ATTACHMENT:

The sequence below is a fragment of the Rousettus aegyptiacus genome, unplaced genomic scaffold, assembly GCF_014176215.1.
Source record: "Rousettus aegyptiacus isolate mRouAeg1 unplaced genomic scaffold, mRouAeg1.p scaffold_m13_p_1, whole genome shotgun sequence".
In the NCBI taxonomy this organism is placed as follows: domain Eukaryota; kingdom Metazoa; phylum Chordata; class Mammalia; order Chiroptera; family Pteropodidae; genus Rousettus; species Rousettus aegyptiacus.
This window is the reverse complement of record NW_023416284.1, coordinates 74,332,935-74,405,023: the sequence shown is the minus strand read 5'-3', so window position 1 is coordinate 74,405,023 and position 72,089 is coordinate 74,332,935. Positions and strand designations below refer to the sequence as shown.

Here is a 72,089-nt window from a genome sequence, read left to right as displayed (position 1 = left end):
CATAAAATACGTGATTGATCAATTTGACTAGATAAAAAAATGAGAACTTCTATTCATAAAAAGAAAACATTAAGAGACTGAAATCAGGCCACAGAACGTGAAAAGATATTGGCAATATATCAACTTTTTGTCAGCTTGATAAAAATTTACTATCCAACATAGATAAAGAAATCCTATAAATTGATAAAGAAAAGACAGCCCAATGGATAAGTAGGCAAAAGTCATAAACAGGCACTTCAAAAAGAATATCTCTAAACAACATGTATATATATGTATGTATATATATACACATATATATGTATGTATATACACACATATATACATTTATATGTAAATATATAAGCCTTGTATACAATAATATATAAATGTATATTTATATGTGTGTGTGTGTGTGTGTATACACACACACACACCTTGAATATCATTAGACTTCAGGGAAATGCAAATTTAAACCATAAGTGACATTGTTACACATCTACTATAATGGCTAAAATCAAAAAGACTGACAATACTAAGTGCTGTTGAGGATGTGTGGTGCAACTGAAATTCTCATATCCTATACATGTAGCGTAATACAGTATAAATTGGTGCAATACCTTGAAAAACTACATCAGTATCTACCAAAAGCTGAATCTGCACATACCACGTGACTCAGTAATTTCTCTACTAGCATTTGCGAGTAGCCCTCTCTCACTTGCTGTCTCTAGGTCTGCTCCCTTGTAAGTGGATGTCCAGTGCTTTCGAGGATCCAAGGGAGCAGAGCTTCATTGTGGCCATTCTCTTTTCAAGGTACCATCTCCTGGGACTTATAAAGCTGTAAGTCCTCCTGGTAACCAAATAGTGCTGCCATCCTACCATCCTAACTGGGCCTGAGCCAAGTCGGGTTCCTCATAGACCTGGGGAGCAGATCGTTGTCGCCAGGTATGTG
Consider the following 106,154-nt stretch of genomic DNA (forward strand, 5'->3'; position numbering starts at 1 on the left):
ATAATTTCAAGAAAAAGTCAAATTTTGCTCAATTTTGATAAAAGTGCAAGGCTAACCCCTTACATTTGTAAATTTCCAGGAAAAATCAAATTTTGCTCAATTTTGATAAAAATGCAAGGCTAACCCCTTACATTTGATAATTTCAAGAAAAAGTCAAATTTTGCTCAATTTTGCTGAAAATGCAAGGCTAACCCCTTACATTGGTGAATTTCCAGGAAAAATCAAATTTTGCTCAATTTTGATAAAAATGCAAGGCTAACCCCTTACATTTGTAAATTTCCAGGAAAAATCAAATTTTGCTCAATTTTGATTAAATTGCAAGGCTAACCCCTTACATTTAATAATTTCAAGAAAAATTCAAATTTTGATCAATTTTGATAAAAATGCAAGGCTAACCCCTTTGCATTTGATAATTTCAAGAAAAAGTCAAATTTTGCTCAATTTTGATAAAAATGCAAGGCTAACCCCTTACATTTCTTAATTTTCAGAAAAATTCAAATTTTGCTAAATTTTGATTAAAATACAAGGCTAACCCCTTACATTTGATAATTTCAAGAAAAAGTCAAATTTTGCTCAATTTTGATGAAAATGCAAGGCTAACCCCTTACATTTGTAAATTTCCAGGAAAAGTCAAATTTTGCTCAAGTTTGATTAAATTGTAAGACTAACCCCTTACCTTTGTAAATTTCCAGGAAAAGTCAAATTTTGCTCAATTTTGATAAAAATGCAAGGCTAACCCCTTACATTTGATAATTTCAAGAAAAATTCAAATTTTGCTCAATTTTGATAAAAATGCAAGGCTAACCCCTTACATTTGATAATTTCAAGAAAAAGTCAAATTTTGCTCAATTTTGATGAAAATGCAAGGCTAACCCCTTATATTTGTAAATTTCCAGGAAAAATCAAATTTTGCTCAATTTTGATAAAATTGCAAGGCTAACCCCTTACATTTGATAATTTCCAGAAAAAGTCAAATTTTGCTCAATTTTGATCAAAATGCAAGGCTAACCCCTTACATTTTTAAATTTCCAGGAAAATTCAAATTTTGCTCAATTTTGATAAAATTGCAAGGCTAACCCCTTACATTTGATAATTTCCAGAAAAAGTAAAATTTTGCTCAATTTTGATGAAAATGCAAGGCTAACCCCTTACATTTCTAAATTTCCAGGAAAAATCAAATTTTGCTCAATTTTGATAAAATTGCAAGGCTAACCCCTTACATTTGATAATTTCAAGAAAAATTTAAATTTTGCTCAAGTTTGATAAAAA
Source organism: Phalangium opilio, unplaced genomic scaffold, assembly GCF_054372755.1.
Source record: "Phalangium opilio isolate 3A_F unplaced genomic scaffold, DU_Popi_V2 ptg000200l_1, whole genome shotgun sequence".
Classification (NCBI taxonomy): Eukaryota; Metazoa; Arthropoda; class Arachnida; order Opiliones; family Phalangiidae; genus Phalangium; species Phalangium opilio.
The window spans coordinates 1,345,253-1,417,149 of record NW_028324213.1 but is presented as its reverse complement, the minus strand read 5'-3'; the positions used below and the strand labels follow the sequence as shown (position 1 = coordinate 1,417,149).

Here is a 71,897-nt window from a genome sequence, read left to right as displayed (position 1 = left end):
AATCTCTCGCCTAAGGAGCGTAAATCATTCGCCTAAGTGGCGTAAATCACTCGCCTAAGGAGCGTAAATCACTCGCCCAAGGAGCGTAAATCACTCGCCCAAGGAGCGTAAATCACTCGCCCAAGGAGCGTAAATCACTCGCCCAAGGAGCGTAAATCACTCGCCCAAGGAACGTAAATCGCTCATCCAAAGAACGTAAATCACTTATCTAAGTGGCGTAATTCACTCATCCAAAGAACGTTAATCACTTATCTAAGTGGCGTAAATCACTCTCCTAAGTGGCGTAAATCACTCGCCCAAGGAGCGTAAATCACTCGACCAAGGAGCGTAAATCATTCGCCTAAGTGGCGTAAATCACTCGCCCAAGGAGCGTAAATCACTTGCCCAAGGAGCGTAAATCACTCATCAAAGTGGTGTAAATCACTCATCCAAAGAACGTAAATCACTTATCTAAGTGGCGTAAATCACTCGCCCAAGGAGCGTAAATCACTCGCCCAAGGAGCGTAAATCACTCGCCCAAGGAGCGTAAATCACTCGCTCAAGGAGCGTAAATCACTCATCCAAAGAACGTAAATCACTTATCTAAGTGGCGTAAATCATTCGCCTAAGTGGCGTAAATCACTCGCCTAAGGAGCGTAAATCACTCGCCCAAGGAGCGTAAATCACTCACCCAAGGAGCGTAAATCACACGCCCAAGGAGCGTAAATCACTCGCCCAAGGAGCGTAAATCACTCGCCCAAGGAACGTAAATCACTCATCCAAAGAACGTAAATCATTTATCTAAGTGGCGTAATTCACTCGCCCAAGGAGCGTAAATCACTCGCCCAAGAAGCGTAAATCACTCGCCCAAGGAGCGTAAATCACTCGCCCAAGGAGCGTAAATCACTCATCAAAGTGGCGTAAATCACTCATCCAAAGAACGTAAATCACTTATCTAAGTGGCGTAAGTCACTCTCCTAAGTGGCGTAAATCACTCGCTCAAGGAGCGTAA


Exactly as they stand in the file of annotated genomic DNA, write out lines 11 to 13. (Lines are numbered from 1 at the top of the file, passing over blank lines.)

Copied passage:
Classification (NCBI taxonomy): Eukaryota; Metazoa; Arthropoda; class Arachnida; order Opiliones; family Phalangiidae; genus Phalangium; species Phalangium opilio.
The window spans coordinates 1,345,253-1,417,149 of record NW_028324213.1 but is presented as its reverse complement, the minus strand read 5'-3'; the positions used below and the strand labels follow the sequence as shown (position 1 = coordinate 1,417,149).

Here is a 71,897-nt window from a genome sequence, read left to right as displayed (position 1 = left end):